Despite this, for most of its duration the film feels about as authentically Japanese as Usain Bolt playing the bagpipes while dressed in lederhosen. There’s something very odd about the conception of this film – it’s a bit like Japanese producers deciding to make a Robin Hood movie, then casting a lot of British and American stars in it but requiring them to speak Japanese (with Watanabe Ken prominently cast as a Merry Man).

The only element of the film which felt to me as if it genuinely came from Japanese culture was a slightly distasteful obsession with ritual suicide. This is practically fetishised by the film, and – without giving too much away – it happens in bulk quantities. Something very weird is going on when something that appears to have been an attempt at an exciting fantasy adventure for a mainstream audience feels the need to include dozens of characters committing seppuku, and virtually celebrates this.

I saw the trailer for 47 Ronin, clocked the dodgy historicity, prominent CGI, and Keanu Reeves, and thought I had the film pegged as 300 Goes East. I would never seriously argue that 300 is a great movie, but it’s highly entertaining – virtually the definition of a guilty pleasure. 47 Ronin didn’t make me feel guilty, but I got hardly any pleasure from it. I respect Keanu Reeves’ decision only to take selected acting roles these days – but on this evidence, he really needs to do his selecting with a lot more care and attention, because 47 Ronin is a rotten film.

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For the last week or so, and I expect this really is just a coincidence, I seem to have found myself firmly lodged in the Grotto of Duff Sequels, what with Bourne Legacy, Descent Part 2 and Expendables 2 all appearing in quick succession (although to be fair Expendables 2 is still better than the first one). I always try to look on the bright side and find the silver lining, and bearing this in mind I thought I was now acclimatised enough to Duff Sequels to take the plunge and confront what’s famously one of the Duffest Sequels of all time in another episode of Is It Really As Bad As All That? Ladies, gentlemen and others, I give you Joseph Sargent’s legendary 1987 offering, Jaws: The Revenge.

This is a film which has embedded itself in popular culture in a highly peculiar way. A much-loved stand-up comedy routine by the otherwise-obscure Richard Jeni dissects the awfulness of Jaws: The Revenge in some detail. Michael Caine (whose appearance in the movie is often used to criticise his ‘I’ll do anything’ 80s work ethic) is wont to declare that he has never seen the film, which he’s heard is awful, but he has seen the house the sizable paycheck bought him, which he knows was very nice. The ‘This time it’s personal’ tagline often used to ridicule improbable sequel ideas originated, so far as I can tell, with this very film. But what lies beneath all these barnacular anecdotes and memes? What’s the actual movie like?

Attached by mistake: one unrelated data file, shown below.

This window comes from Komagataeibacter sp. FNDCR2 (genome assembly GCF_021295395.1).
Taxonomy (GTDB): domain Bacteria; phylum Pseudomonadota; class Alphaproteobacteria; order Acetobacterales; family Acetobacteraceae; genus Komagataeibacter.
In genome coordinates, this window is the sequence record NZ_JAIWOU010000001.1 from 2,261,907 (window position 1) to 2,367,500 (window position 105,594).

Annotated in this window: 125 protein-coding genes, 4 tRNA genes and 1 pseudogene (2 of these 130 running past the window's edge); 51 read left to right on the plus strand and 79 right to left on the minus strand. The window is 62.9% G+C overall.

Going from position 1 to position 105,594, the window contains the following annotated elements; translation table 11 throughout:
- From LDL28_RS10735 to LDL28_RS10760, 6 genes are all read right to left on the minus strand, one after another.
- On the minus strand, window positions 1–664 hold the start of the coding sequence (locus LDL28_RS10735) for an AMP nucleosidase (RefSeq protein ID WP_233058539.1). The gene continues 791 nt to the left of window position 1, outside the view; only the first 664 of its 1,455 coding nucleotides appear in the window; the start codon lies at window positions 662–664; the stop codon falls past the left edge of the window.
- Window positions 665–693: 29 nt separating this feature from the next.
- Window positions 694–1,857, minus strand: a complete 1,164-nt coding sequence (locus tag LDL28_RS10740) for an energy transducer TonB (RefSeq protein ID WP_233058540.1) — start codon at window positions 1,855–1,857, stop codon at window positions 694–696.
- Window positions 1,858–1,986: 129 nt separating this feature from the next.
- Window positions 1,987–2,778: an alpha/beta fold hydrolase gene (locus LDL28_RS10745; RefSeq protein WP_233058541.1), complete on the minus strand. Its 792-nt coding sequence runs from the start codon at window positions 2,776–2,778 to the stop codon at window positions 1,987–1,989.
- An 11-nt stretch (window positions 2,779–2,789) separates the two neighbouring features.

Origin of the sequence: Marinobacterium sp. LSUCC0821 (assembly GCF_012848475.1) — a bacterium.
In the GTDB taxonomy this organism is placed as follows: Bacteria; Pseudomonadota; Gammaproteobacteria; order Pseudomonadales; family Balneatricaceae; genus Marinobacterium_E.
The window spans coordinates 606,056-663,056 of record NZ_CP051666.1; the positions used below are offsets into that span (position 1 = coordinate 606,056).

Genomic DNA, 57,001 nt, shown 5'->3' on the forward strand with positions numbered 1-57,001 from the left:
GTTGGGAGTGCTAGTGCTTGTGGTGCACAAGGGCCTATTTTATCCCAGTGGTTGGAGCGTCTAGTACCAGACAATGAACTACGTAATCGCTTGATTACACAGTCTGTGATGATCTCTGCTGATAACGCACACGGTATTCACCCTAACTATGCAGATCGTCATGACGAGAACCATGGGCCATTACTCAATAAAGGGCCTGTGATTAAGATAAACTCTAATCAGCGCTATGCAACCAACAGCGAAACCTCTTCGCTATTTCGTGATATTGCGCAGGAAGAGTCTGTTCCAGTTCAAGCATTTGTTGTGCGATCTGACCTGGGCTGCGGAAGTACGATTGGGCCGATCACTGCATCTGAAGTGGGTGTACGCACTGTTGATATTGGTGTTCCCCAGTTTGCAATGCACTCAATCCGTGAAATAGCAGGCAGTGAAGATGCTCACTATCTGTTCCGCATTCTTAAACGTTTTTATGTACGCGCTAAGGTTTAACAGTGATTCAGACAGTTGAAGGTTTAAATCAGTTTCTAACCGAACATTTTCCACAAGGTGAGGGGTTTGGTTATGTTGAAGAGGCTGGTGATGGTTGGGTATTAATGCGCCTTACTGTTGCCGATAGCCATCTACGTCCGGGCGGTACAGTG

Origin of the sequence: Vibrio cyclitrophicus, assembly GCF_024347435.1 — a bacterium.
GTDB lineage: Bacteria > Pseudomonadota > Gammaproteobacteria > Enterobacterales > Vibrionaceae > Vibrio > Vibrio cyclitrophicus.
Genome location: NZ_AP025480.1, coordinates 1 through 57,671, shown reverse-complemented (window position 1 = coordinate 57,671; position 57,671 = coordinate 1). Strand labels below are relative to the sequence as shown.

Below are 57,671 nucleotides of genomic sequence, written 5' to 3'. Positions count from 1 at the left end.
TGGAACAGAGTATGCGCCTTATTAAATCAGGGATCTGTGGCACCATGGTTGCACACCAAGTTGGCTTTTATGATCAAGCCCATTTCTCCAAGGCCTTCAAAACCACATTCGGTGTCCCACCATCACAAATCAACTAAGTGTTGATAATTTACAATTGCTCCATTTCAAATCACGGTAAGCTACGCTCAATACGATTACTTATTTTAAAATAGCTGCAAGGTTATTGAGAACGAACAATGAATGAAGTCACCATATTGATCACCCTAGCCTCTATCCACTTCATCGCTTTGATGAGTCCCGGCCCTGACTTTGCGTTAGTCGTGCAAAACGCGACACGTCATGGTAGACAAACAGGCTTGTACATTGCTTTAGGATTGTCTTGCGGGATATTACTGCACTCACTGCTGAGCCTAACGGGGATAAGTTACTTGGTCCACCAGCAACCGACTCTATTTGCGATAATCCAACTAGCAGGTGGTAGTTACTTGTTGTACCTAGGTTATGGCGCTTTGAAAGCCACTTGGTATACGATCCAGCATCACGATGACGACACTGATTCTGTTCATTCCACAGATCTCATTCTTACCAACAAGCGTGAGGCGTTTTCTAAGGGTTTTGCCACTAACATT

Well, the story opens in snowy New England and the small town of Amity where the original was set. Roy Scheider’s character, Martin Brody, has cunningly died in order to get out of appearing (the film appears to indicate a shark gave him a heart attack), and the main character is his widow Ellen (Lorraine Gary). One of her sons is a marine biologist in the Bahamas, while the other has joined the local police (who have a huge picture of Roy Scheider on the wall just to ram home that this is still the same franchise). All is lovely and Christmassy until young Deputy Brody has to go out into the harbour and faff about with a buoy or something. Much to his surprise, a giant shark erupts from the waters and chomps off one of his arms before setting about sinking his boat. We cut back and forth from the travails of Deputy Brody to a choir singing carols on the shore, but this effect is curiously lacking in pathos: possibly because the impression given is that the cherubic singing is actually drowning out Deputy Brody’s plaintive cries.

Unfortunately, drowning is not an option for Deputy Brody himself, and most of him is gobbled up. Widow Brody is traumatised and jumps to the somewhat implausible conclusion that this was a personal attack on her family by a vengeful shark, following the events of the previous movies (though probably not Jaws 3D as that doesn’t appear to be in continuity with this one). Everyone tries to persuade Widow Brody to be more rational, but they are playing a losing game as – and this is the point at which Jaws: The Revenge casts loose from the anchor of reason and sets sail for the wildest oceans of Cinematic Crapulousness – the film indicates that she is right. How is this shark connected to the other ones? How has it acquired some kind of peculiar homing instinct for members of the Brody clan? Why, given that she’s convinced that she’s being stalked by – and let’s not put too fine a point on this – a fish, does she spend the rest of the film on small islands and boats, rather than somewhere safely landlocked in the middle of a continent?

But we are getting ahead of ourselves. Marine Biologist Brody (Lance Guest) turns up for the funeral bringing with him Boring Wife Brody and Irksome Kid Brody, and together they persuade Widow Brody to come and spend the festive season with them in the Bahamas, which at least means the scenery is more cheerful for the rest of the picture. Flying them to the island is waggish pilot Hoagie, who is played by Michael Caine.